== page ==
However, as we know and Julie pointed out, we don't need a separate brand or place that's labeled specifically for women to make us feel included. ESPN needs to integrate a strong, smart female presence into their online and television properties in order to make the brand more all-inclusive. Otherwise, THEY just reinforce stereotypes that their network is primarily for men and their opinions, and the perspectives of women can be heard among each other, not mass audiences.

It reeks of "separate but equal" to me.

More forthcoming on my blog.

JulieDiCaro said:

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completely agree. it 'empowers' women the same way black schools 'empowered' black children.

Dmband said:

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"It would probably also help if your employees stopped sexually harassing women at the current rate"


I thought the same exact thing when I saw your headline.

Doc said:

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Women's tennis.

That's it. That's all I'd watch on that channel.

And judging by ratings/attendance figures...I'm not alone.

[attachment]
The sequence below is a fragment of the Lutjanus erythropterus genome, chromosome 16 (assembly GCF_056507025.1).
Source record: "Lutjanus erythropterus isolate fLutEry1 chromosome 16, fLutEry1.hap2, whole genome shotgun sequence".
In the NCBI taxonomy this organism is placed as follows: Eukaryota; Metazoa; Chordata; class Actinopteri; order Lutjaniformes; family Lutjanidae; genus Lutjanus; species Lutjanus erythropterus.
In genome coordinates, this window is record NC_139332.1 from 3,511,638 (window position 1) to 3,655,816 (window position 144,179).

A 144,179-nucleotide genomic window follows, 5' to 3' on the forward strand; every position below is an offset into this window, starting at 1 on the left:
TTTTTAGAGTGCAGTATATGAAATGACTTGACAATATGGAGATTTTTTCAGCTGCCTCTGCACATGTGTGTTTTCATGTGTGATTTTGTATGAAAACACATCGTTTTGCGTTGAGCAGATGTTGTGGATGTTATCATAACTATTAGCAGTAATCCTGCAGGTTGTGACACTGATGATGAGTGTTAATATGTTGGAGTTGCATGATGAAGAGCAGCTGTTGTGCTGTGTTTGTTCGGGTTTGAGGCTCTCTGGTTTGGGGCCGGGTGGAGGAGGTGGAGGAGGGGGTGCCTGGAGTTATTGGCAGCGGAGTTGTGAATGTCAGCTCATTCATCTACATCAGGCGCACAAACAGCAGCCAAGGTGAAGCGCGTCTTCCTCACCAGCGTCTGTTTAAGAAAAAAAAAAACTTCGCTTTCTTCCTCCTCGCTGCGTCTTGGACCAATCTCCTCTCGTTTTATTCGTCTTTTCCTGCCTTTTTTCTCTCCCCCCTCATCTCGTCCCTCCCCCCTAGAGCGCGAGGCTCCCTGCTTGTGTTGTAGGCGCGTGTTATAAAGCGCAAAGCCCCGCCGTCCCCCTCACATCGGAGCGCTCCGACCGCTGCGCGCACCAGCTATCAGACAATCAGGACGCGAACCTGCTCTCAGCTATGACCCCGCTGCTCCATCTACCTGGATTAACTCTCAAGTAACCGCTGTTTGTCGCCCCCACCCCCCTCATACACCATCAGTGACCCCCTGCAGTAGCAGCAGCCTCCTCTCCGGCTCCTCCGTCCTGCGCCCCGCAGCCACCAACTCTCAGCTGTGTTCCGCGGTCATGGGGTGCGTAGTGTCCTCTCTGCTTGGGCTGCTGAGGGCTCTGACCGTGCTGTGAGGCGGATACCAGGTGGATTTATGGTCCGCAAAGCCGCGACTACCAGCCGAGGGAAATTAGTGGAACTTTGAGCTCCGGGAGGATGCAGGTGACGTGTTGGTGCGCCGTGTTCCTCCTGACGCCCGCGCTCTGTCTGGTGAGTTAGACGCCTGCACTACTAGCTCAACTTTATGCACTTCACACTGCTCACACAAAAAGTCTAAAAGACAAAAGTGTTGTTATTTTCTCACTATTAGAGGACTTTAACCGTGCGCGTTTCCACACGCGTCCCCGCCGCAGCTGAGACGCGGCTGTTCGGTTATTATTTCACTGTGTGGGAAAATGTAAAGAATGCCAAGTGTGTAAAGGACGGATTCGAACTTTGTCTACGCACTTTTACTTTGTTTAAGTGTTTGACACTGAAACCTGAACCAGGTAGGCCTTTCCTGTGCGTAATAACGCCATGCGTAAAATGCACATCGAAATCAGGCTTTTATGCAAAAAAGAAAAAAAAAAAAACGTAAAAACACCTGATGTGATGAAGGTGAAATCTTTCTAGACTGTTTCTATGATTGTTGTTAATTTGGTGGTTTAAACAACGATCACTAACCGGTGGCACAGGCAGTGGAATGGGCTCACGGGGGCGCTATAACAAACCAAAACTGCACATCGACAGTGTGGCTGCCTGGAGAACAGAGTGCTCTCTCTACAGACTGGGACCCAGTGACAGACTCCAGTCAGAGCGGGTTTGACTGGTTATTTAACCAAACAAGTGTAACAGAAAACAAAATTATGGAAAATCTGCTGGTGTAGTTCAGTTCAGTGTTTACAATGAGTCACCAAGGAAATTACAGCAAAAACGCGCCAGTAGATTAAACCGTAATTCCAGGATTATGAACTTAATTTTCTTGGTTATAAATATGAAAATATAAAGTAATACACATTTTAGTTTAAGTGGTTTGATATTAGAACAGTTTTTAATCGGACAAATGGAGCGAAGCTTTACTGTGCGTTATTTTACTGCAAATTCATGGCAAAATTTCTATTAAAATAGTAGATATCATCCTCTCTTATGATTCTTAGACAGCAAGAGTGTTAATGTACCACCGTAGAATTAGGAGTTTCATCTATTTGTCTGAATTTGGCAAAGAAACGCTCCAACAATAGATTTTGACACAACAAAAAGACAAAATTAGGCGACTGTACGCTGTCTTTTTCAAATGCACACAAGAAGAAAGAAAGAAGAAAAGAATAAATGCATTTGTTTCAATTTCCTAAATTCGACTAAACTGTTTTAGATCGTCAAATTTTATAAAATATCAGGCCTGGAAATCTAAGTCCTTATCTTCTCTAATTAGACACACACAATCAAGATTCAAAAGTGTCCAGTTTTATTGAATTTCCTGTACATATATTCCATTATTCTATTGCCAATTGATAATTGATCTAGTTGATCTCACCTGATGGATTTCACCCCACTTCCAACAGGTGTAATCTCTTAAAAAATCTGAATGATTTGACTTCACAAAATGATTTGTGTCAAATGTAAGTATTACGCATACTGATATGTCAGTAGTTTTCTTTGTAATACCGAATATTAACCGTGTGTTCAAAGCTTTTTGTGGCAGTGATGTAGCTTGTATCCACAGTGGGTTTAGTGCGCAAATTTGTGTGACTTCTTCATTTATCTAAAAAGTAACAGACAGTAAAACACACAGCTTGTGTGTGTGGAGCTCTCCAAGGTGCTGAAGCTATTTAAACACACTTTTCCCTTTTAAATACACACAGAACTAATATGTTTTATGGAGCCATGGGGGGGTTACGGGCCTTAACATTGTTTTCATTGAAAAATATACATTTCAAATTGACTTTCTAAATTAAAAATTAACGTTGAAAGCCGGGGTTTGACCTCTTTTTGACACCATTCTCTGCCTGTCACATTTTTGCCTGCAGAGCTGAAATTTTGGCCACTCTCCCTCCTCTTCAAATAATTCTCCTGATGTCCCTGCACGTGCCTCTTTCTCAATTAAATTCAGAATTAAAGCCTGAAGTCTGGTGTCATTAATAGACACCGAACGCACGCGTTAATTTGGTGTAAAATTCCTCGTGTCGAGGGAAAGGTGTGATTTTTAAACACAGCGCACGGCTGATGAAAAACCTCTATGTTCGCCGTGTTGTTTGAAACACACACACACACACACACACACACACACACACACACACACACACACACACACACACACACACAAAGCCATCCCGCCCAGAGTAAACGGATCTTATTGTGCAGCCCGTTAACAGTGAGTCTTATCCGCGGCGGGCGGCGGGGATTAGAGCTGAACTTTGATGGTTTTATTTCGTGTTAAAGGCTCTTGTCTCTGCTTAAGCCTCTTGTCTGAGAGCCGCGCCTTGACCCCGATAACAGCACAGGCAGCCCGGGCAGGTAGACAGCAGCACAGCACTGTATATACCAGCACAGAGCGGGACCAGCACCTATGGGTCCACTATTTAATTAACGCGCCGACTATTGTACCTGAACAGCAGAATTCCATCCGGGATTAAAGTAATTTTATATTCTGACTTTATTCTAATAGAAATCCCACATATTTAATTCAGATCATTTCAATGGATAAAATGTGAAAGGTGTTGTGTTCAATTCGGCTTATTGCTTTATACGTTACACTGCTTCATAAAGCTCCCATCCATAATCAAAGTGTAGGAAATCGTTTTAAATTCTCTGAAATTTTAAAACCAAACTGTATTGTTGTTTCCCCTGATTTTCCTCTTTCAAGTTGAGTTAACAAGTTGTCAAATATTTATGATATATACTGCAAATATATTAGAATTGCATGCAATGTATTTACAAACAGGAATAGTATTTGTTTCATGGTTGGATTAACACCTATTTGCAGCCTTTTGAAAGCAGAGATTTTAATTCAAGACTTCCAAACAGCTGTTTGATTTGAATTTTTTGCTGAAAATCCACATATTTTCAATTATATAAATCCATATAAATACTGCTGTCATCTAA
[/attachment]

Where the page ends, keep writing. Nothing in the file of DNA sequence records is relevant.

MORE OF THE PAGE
So ESPN is creating a channel where they can put all the crap that I never want to watch on...except women's tennis. That's ok. That just means there is more time to see Tony Kornheiser screaming at Michael Wilbon. Throw all those WNBA games that no one watches off on another channel. Sounds like a brilliant idea for me. Now they can add a couple more hours to Baseball Tonight!

:)

CubsMagicNumber said:

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"...those of us who want real sports programming wil keep watching ESPN (or, more accurately, MLBN and NFLN)."

Yes. This.

Other than actual ballgames, I haven't watched more than ten minutes of ESPN since MLBN went on the air It's not that ESPN isn't appealing to women, it's that ESPN isn't appealing. Period.